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Feb. 23 (Bloomberg) -- Polish retail-sales growth accelerated in January to the fastest pace in nine months, backing forecasts that European Union’s largest eastern economy will resist a contraction in the euro area.
Sales growth quickened to 14.3 percent from a year earlier, compared with an 8.6 percent rise in December, the Central Statistical Office in Warsaw said today. That exceeded the 13.8 percent median forecast of 22 economists surveyed by Bloomberg.
Gross domestic product in Poland will grow 2.5 percent, the fastest pace among the EU’s 27 member nations, compared with a 0.3 percent contraction in the euro area, the European Commission said today in an interim forecast for 2012. Jeronimo Martins SGPS SA, which operates Poland’s biggest retailer Biedronka, doesn’t expect consumers to cut spending this year, Tomasz Suchanski, the chain’s general director, said on Feb. 6.
“Today’s data are undoubtedly better than expected,” Michal Dybula, an economist at BNP Paribas in Warsaw, said by phone after the release. “Wage growth was higher than expected, putting more money in people’s pockets, and the minimum wage was increased at the beginning of this year. Household consumption is at a pretty respectable level.”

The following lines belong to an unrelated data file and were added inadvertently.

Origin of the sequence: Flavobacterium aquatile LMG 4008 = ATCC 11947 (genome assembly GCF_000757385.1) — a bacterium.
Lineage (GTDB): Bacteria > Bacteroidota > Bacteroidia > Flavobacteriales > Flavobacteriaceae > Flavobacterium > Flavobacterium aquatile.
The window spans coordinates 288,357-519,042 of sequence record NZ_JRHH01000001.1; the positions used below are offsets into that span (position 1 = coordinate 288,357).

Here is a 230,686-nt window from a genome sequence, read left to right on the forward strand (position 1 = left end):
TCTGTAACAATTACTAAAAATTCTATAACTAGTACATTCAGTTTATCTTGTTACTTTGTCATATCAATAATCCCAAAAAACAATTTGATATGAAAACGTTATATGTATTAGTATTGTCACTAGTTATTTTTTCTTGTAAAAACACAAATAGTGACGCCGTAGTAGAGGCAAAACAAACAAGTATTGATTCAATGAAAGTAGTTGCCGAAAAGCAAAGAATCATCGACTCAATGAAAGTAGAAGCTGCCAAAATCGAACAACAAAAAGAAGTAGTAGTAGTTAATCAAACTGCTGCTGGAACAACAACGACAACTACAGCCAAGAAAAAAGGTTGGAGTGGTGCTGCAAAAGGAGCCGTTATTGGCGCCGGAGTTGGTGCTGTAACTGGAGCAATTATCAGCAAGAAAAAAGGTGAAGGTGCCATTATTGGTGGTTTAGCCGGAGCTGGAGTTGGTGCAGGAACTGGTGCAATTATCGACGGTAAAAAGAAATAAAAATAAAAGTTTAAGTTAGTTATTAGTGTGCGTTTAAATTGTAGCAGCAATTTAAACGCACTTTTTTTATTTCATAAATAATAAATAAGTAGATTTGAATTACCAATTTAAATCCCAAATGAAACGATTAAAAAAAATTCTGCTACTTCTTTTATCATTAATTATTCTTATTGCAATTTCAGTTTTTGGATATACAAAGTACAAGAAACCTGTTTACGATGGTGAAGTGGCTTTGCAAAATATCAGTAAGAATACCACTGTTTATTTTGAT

Average gross wages surged 8.1 percent from a year earlier in January among Polish companies with more than nine workers, the fastest in three years, the office said on Feb. 16.
The zloty traded at 4.1855 per euro at 12:11 p.m. in Warsaw, down from 4.1803 before the release, paring its gain to 0.2 percent from yesterday. The yield on the government’s five- year bond fell to 4.998 percent from 5.019 percent yesterday.
“The base effect of low inflation a year ago plus one more working day in January 2012 were responsible for the pick- up in retail sales,” Jaroslaw Janecki, chief economist at Societe Generale in Warsaw, said by phone.
Retail sales growth slowed to 5.8 percent a year ago, the lowest rate since mid-2010, after consumers scaled back big- ticket purchases such as cars in response to an increase in the value-added tax on Jan. 1, 2011.
In a separate report, the office said the unemployment rate increased to 13.2 percent in January from 12.5 percent the previous month, below the 13.3 percent median forecast of 23 economists surveyed by Bloomberg.
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